Many employees on offshore oil and gas installations have to rely on personnel protective equipment to avoid work related diseases. This is not recognised as a proper prevention strategy. High noise levels and bad ergonomic solutions are often intimately embedded in the design of the installations. To rectify a hazardous design by technical modifications in the operating phase are difficult to achieve and expensive to perform. Occupational health and safety achievements seem not to fit well into traditional cost benefit based decision-making.

The Norwegian Petroleum Directorate (NPD) has since 1995 enforced an occupational health and safety legislation that focus in particular on a systematic approach in the planning phase of offshore development projects. The NPD has followed most of the recent offshore projects closely through audits and verifications.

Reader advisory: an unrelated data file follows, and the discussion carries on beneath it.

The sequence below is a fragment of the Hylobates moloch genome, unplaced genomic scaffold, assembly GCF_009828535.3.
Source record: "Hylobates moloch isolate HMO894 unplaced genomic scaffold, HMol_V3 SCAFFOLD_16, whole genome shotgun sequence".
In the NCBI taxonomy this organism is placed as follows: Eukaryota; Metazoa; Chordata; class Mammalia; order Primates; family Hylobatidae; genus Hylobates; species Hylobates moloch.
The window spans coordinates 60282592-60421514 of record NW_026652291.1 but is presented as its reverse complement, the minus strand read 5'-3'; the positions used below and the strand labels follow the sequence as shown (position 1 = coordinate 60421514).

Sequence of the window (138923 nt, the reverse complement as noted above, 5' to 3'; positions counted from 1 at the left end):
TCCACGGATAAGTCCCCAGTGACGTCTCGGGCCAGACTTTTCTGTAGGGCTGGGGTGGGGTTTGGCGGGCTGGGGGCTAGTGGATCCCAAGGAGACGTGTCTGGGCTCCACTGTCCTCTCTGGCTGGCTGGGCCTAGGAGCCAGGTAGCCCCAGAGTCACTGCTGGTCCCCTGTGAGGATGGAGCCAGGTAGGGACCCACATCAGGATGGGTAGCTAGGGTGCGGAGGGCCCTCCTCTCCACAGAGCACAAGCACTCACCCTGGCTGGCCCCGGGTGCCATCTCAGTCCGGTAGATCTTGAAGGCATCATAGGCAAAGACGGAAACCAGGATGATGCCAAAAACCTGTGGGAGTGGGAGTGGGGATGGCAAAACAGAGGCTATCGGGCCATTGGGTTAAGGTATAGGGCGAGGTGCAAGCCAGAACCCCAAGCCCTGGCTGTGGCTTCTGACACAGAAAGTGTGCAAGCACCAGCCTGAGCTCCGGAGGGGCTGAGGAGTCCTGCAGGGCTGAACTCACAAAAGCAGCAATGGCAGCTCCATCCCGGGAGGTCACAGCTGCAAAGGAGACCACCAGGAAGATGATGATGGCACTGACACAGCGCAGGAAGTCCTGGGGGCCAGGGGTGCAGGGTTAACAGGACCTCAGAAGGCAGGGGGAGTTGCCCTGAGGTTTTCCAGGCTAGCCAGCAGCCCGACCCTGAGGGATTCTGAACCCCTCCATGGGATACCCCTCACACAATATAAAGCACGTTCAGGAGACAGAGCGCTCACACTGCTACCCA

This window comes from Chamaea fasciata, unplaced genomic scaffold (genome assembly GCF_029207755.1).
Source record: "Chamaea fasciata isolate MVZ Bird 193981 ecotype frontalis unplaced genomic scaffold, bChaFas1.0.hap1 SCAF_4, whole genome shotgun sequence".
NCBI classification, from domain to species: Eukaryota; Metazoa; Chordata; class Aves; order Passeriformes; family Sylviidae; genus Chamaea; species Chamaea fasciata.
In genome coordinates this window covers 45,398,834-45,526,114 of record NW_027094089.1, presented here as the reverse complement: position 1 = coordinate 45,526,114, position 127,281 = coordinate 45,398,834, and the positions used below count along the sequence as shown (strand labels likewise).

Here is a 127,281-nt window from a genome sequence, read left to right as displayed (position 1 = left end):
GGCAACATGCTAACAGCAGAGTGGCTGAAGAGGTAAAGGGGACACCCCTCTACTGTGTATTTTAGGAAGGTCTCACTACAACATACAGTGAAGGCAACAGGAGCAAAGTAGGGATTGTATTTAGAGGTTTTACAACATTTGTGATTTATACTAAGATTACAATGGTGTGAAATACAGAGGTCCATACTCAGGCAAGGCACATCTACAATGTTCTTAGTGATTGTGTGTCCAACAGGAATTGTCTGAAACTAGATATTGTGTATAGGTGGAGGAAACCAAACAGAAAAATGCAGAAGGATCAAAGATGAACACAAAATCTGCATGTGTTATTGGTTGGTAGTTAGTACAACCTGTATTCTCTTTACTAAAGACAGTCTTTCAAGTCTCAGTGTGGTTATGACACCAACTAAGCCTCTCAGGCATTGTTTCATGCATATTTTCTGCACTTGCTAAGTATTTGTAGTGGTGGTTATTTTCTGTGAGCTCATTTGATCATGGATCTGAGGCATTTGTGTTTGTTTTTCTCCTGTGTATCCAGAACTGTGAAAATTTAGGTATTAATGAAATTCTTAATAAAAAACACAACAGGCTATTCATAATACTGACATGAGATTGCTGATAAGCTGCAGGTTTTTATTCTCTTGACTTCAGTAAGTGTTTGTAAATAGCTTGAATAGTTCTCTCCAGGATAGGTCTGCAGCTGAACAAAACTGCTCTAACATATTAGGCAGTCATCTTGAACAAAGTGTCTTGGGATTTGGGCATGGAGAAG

The Norwegian petroleum industry has followed up the legislative initiative by developing specific standards for how to implement occupational health and safety requirements in the engineering phase.

Over the last few years we have observed substantial improvements of the engineering practice. A common understanding of requirements and structured co-operation between project management, experienced workers, design engineers and occupational health and safety experts seems to be important pre-requisites for success.

This paper will describe and discuss key elements of the Norwegian legislative basis and bring forward some of the experience gained trough project auditing and follow-up activity related to implementation of occupational health and safety requirements in the engineering phase of offshore development projects.

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